Wednesday, March 7, 2012

The Perfect Storm of Blog Block

I haven't posted in a long time. I'm not going to apologize though, because I just can't believe that people have been sitting around, all huffy and put out that I haven't written anything lately. I have the usual excuses: family, work, writer's block, Etsy (but not Pinterest, because I waste too much time online as it is).

But the truth is that when I think about blogging about the things that are important to me as a writer, I find myself crippled by one of three thoughts:

1. No one is going to care about my thought/opinion/dilemma.
2. Maybe this will count against me if an agent/editor reads this.
3. I'm ashamed of my failure. As writers, we get rejected a lot and we deal with it. But part of me feels like the rejection doesn't sting so much if I'm the only one that knows about it.

I'll even start writing a post and then end up deleting it because of one of the above. And sometimes, there is a perfect storm of doubt, when all three of these thoughts hit at one time and I just take shelter rather than try to post.

But I'm going to share something today. Maybe you won't care. Maybe this will turn off an agent. Maybe it will make the rejection sting that much more. But maybe, just maybe, there is someone else out there who feels this way. Because, honestly, that's why we blog, right? To feel some sense of community and solidarity in this solitary business?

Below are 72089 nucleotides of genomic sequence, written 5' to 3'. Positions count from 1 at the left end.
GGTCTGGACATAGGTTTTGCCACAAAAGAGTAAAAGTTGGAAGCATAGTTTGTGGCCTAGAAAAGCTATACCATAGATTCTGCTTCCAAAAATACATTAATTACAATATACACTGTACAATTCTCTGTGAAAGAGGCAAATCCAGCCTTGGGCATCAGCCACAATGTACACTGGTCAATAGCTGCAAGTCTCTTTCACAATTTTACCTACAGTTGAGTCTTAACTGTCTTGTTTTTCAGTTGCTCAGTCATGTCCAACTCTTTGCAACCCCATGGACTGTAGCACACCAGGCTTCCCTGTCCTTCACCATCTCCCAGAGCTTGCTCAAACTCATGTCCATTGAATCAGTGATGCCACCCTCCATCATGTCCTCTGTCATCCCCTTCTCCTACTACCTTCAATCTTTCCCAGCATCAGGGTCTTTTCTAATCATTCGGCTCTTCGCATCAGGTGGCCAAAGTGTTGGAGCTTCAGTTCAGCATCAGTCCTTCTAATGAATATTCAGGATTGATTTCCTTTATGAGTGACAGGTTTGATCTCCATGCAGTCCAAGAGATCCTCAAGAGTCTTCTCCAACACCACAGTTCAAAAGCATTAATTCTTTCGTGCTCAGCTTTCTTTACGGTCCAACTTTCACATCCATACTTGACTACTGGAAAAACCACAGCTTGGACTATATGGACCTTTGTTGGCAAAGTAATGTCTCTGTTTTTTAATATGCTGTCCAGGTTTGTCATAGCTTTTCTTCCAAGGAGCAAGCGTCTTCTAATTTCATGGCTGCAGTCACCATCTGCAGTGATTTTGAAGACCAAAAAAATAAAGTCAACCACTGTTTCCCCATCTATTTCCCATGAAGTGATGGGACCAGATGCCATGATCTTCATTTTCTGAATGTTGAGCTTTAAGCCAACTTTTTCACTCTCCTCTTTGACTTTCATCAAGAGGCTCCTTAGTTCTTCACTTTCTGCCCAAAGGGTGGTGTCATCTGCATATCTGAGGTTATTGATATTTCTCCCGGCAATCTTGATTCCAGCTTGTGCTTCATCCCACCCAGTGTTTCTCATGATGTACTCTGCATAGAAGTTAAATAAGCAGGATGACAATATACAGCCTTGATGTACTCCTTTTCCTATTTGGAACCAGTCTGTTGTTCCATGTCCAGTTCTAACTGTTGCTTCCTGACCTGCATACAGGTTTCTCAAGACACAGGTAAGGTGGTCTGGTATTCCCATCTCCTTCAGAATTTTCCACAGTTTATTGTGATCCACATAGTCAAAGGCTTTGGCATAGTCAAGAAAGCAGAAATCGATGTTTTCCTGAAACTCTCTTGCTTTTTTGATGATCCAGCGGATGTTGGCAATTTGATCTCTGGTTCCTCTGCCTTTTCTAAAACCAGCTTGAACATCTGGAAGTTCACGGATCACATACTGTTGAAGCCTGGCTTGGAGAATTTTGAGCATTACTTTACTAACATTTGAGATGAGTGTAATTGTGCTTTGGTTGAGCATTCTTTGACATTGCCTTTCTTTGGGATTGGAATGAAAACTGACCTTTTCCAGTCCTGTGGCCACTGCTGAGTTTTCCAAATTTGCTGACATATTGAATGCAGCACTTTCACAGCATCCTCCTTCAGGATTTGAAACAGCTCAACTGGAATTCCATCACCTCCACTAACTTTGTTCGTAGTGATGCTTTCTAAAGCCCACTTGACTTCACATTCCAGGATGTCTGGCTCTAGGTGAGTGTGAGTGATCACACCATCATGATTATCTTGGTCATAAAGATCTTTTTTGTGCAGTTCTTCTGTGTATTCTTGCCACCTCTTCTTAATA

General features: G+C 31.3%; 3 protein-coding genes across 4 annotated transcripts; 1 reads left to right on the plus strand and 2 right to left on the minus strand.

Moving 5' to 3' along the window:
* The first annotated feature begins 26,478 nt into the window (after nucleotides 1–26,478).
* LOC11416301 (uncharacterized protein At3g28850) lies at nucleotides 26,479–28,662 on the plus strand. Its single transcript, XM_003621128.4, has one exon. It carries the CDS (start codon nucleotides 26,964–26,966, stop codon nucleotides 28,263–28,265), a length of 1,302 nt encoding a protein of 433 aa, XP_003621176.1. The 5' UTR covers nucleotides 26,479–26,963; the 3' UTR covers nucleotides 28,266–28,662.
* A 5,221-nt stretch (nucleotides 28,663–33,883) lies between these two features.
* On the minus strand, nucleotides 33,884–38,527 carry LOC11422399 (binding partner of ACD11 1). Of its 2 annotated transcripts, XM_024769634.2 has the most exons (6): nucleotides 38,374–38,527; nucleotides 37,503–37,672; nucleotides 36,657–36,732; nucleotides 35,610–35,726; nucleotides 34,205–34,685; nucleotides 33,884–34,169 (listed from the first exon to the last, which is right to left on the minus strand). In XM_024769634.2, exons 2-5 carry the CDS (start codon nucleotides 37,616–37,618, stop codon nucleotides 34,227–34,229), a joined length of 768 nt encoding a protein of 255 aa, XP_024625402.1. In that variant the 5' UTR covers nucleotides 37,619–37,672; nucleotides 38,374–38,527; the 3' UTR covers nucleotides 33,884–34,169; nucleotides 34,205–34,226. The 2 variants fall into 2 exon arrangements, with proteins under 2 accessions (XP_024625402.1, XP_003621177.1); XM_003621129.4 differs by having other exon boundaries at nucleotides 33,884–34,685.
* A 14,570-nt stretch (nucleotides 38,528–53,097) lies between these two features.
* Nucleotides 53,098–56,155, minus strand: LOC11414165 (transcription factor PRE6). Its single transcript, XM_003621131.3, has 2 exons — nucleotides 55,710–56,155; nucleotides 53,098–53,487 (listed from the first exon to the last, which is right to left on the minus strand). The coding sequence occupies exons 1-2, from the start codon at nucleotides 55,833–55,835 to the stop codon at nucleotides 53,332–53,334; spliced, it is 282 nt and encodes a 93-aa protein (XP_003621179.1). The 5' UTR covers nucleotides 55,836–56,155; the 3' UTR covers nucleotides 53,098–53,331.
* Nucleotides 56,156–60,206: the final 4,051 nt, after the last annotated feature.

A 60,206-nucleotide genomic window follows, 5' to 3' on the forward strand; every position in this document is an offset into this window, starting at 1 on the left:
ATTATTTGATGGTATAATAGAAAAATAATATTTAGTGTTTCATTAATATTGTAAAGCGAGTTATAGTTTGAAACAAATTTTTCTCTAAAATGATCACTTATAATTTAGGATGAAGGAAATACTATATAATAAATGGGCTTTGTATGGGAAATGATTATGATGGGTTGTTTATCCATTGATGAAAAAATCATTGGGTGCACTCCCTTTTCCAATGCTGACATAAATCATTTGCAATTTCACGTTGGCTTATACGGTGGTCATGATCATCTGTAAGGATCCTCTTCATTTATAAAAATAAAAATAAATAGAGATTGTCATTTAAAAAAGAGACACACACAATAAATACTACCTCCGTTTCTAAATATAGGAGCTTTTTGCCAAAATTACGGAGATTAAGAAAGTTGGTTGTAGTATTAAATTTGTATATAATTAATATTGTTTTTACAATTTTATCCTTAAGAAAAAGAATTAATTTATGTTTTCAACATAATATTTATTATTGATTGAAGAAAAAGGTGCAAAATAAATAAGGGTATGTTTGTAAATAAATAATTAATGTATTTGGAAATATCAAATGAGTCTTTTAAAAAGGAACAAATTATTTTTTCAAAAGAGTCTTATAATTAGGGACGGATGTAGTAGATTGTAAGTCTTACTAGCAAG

This week, I found out that I did not get into either of the two MFA programs I applied to.

They were both long shots (and I mean LOOONNNNNGGGG shots). The first program gets 1100 applications for six fiction spots, the second has "hundreds" for four spots. But still, better odds than finding an agent, so I took the GREs, badgered some people to write recommendations for me, paid my application fees, and took the gamble.

It didn't pay off. My first thought was that I had wasted the time of my referees, as well as wasted money and time on the GREs and applications process. My second was that I was glad I hadn't told anyone about it so I didn't have to share my failure. And the third was sadness because I didn't get in.

I didn't take the rejection personally. If I'd applied three years ago and been rejected, I would have gone through that whole "doubting myself as a writer" thing. But now, after years of querying and following blogs and reading about the industry, I realize how subjective acceptance is. But, it still hurts. After all these years of writing and querying and rewriting and querying, the rejections pile up and start to leave a mark.

But, all I can do is keep going, keep writing, and sometimes, keep sharing. And ride out the storm.

What about you? Do you find it easy to share online or do any of these doubts stop you posting too?

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